Tony Romo's days holding the record as the highest-paid NFL analyst in TV history might be numbered. According to Front Office Sports' Michael McCarthy, ESPN is preparing to offer Peyton Manning $18 million to $20 million a year to become the network's top analyst for "Monday Night Football."
Per McCarthy, the 43-year-old Manning and ESPN executives have met over the last few days. Manning already has a prior relationship with them, as he hosted the 30-episode “Peyton’s Places” documentary series on ESPN+.
Earlier Thursday, the New York Post's Andrew Marchand reported that ESPN will also "attempt to acquire" NBC broadcaster Al Michaels for their "Monday Night Football" telecast. Talks between NBC and ESPN "have yet to begin," per Marchand, and Michaels still has two years remaining on his contract.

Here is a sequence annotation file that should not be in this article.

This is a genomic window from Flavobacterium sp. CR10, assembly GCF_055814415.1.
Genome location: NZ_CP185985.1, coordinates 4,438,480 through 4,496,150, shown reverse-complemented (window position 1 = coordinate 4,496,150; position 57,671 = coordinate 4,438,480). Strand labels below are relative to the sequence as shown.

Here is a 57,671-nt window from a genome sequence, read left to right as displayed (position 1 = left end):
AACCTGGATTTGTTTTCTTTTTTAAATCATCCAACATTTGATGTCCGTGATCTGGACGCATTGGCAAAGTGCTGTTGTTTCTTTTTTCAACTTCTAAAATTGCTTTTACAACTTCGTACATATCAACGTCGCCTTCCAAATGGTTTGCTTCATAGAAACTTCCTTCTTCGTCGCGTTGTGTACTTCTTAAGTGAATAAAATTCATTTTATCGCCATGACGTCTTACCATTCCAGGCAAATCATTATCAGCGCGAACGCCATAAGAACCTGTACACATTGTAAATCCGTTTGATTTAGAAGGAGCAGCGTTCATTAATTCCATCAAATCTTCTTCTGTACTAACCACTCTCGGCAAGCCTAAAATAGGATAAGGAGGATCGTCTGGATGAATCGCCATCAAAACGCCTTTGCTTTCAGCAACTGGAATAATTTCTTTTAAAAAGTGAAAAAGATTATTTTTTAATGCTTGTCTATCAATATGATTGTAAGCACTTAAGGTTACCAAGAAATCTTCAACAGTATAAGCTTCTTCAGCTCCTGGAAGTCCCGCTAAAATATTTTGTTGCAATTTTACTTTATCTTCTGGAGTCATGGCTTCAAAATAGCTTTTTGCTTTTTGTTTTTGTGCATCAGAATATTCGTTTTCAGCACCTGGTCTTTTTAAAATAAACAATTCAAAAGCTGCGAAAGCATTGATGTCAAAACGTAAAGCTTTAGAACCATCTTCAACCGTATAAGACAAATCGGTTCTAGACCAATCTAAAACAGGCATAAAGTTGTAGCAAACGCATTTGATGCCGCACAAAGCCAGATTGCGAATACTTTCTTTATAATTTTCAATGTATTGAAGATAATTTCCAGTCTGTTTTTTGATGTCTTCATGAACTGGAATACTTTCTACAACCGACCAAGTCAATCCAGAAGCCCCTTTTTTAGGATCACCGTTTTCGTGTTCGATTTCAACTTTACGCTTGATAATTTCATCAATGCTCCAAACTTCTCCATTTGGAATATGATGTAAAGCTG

Romo's $17 million a year agreement last Friday came just days before ESPN had the chance to offer the former Cowboys QB a figure that Marchand "had reason to believe" could have been more than $20 million annually.
ESPN pays the NFL $1.9 billion a year for the rights to air MNF—more than double the $950 million paid by NBC for the higher-rated “Sunday Night Football.”
Joe Tessitore is currently ESPN's play-by-play broadcaster on "Monday Night Football," where he is joined by former Tampa Bay Buccaneers defensive lineman Booger McFarland. The two have been in ESPN's booth for each of the last two seasons, but the team has come under frequent public scrutiny.
ESPN's "Monday Night Football" contract is also up after the 2021 season.
McCarthy notes that Manning has turned down the "Monday Night Football" job twice before. Per Front Office Sports, Kurt Warner of NFL Network could be another sought-after broadcaster if Manning decides not to join the network. In addition to his NFL Network duties, Warner is also the analyst for Westwood One's "Monday Night Football" radio broadcasts.